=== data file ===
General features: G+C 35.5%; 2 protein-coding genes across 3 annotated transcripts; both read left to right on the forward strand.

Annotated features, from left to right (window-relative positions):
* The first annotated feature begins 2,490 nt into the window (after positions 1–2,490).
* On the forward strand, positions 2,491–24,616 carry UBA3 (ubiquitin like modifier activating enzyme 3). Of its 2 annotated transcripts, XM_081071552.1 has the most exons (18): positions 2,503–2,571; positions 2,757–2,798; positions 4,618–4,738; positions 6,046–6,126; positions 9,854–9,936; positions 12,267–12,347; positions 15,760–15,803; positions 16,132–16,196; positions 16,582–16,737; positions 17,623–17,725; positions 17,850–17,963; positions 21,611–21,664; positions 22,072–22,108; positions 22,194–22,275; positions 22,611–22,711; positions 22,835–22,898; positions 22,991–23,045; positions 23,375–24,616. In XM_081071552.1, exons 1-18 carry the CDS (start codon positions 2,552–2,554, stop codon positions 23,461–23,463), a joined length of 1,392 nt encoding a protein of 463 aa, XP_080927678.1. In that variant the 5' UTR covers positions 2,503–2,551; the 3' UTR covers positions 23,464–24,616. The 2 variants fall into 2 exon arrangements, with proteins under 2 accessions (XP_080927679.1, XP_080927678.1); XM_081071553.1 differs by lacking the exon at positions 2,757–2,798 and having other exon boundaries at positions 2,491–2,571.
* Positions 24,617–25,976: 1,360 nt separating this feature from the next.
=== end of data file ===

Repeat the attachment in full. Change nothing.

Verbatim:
General features: G+C 35.5%; 2 protein-coding genes across 3 annotated transcripts; both read left to right on the forward strand.

Annotated features, from left to right (window-relative positions):
* The first annotated feature begins 2,490 nt into the window (after positions 1–2,490).
* On the forward strand, positions 2,491–24,616 carry UBA3 (ubiquitin like modifier activating enzyme 3). Of its 2 annotated transcripts, XM_081071552.1 has the most exons (18): positions 2,503–2,571; positions 2,757–2,798; positions 4,618–4,738; positions 6,046–6,126; positions 9,854–9,936; positions 12,267–12,347; positions 15,760–15,803; positions 16,132–16,196; positions 16,582–16,737; positions 17,623–17,725; positions 17,850–17,963; positions 21,611–21,664; positions 22,072–22,108; positions 22,194–22,275; positions 22,611–22,711; positions 22,835–22,898; positions 22,991–23,045; positions 23,375–24,616. In XM_081071552.1, exons 1-18 carry the CDS (start codon positions 2,552–2,554, stop codon positions 23,461–23,463), a joined length of 1,392 nt encoding a protein of 463 aa, XP_080927678.1. In that variant the 5' UTR covers positions 2,503–2,551; the 3' UTR covers positions 23,464–24,616. The 2 variants fall into 2 exon arrangements, with proteins under 2 accessions (XP_080927679.1, XP_080927678.1); XM_081071553.1 differs by lacking the exon at positions 2,757–2,798 and having other exon boundaries at positions 2,491–2,571.
* Positions 24,617–25,976: 1,360 nt separating this feature from the next.